Chief Editor

Robert J Arceci, MD, PhD Director, Children’s Center for Cancer and Blood Disorders, Department of Hematology/Oncology, Co-Director of the Ron Matricaria Institute of Molecular Medicine, Phoenix Children’s Hospital; Editor-in-Chief, Pediatric Blood and Cancer; Professor, Department of Child Health, University of Arizona College of Medicine

Robert J Arceci, MD, PhD is a member of the following medical societies: American Association for the Advancement of Science, American Association for Cancer Research, American Pediatric Society, American Society of Hematology, American Society of Pediatric Hematology/Oncology

Disclosure: Nothing to disclose.

Acknowledgements

Steven K Bergstrom, MD Department of Pediatrics, Division of Hematology-Oncology, Kaiser Permanente Medical Center of Oakland

Steven K Bergstrom, MD is a member of the following medical societies: Alpha Omega Alpha, American Society of Clinical Oncology, American Society of Hematology, American Society of Pediatric Hematology/Oncology, Children's Oncology Group, and International Society for Experimental Hematology

Disclosure: Nothing to disclose.

J Martin Johnston, MD Associate Professor of Pediatrics, Mercer University School of Medicine; Director of Pediatric Hematology/Oncology, Backus Children's Hospital; Consulting Oncologist/Hematologist, St Damien's Pediatric Hospital

J Martin Johnston, MD is a member of the following medical societies: American Academy of Pediatrics and American Society of Pediatric Hematology/Oncology

Disclosure: Nothing to disclose.

John T Truman, MD, MPH Professor Emeritus of Clinical Pediatrics, Columbia University College of Physicians and Surgeons

John T Truman, MD, MPH is a member of the following medical societies: American Academy of Pediatrics, American Association for the History of Medicine, American Society of Pediatric Nephrology, and New York Academy of Medicine

Disclosure: Nothing to disclose.

Mary L Windle, PharmD Adjunct Associate Professor, University of Nebraska Medical Center College of Pharmacy; Editor-in-Chief, Medscape Drug Reference

Disclosure: Nothing to disclose.

References
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  2. Parkin PC, DeGroot J, Maguire JL, Birken CS, Zlotkin S. Severe iron-deficiency anaemia and feeding practices in young children. Public Health Nutr. 2015 Jun 1. 1-7. [Medline].

  3. Niemeyer CM, Baumann I. Myelodysplastic syndrome in children and adolescents. Semin Hematol. 2008 Jan. 45(1):60-70. [Medline].

  4. Ballin A, Hussein A, Vaknine H, Senecky Y, Avni Y, Schreiber L. Anemia associated with acute infection in children: an animal model. J Pediatr Hematol Oncol. 2013 Jan. 35(1):14-7. [Medline].

  5. Sherry B, Mei Z, Yip R. Continuation of the decline in prevalence of anemia in low-income infants and children in five states. Pediatrics. 2001 Apr. 107(4):677-82. [Medline].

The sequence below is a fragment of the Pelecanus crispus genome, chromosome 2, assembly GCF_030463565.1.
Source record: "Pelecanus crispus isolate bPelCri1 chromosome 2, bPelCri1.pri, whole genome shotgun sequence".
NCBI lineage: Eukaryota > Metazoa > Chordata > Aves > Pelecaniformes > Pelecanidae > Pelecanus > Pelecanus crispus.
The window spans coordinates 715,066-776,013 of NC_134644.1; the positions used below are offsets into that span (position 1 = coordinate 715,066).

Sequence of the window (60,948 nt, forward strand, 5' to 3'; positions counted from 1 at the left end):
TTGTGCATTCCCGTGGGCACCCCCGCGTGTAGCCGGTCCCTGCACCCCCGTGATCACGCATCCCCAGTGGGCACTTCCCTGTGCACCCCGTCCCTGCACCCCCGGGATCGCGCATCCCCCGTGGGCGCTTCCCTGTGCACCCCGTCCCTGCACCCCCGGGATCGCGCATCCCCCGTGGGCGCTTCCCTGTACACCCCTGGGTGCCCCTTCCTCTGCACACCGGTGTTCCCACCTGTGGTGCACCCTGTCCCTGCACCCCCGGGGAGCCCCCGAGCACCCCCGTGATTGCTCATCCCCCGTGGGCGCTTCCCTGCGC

6. Cusick SE, Mei Z, Freedman DS, et al. Unexplained decline in the prevalence of anemia among US children and women between 1988-1994 and 1999-2002. Am J Clin Nutr. 2008 Dec. 88 (6):1611-7. [Medline].

  7. Mujica-Coopman MF, Brito A, Lopez de Romana D, Ríos-Castillo I, Coris H, Olivares M. Prevalence of Anemia in Latin America and the Caribbean. Food Nutr Bull. 2015 Jun. 36 Suppl 2:S119-28. [Medline].

  8. Cusick SE, Mei Z, Cogswell ME. Continuing anemia prevention strategies are needed throughout early childhood in low-income preschool children. J Pediatr. 2007 Apr. 150(4):422-8, 428.e1-2. [Medline].

  9. Hare GM, Tsui AK, McLaren AT, Ragoonanan TE, Yu J, Mazer CD. Anemia and cerebral outcomes: many questions, fewer answers. Anesth Analg. 2008 Oct. 107(4):1356-70. [Medline].

  10. Gibson BE, Todd A, Roberts I, Pamphilon D, Rodeck C, Bolton-Maggs P. Transfusion guidelines for neonates and older children. Br J Haematol. 2004 Feb. 124(4):433-53. [Medline].

  11. Amendments and corrections to the 'Transfusion Guidelines for neonates and older children' (BCSH, 2004a); and to the 'Guidelines for the use of fresh frozen plasma, cryoprecipitate and cryosupernatant' (BCSH, 2004b). Br J Haematol. 2007 Feb. 136(3):514-6. [Medline].

  12. Bateman ST, Lacroix J, Boven K, et al. Anemia, blood loss, and blood transfusions in North American children in the intensive care unit. Am J Respir Crit Care Med. 2008 Jul 1. 178(1):26-33. [Medline].

  13. Carson JL, Carless PA, Hebert PC. Outcomes using lower vs higher hemoglobin thresholds for red blood cell transfusion. JAMA. 2013 Jan 2. 309(1):83-4. [Medline].

  14. Villanueva C, Colomo A, Bosch A, Concepcion M, Hernandez-Gea V, Aracil C. Transfusion strategies for acute upper gastrointestinal bleeding. N Engl J Med. 2013 Jan 3. 368(1):11-21. [Medline].

  15. Ohlsson A, Aher SM. Early erythropoietin for preventing red blood cell transfusion in preterm and/or low birth weight infants. Cochrane Database Syst Rev. 2006 Jul 19. CD004863. [Medline].

 
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Algorithm for diagnostic approach and workup of anemia in children. Hb=hemoglobin; Hct=hematocrit; HS=hereditary spherocytosis; HE=hereditary elliptocytosis; G-6-PD=glucose-6-phosphate dehydrogenase; PK=pyruvate kinase; HUS=hemolytic uremic syndrome; TTP=thrombotic thrombocytopenic purpura; DIC=disseminated intravascular coagulation; DBA=Diamond-Blackfan anemia.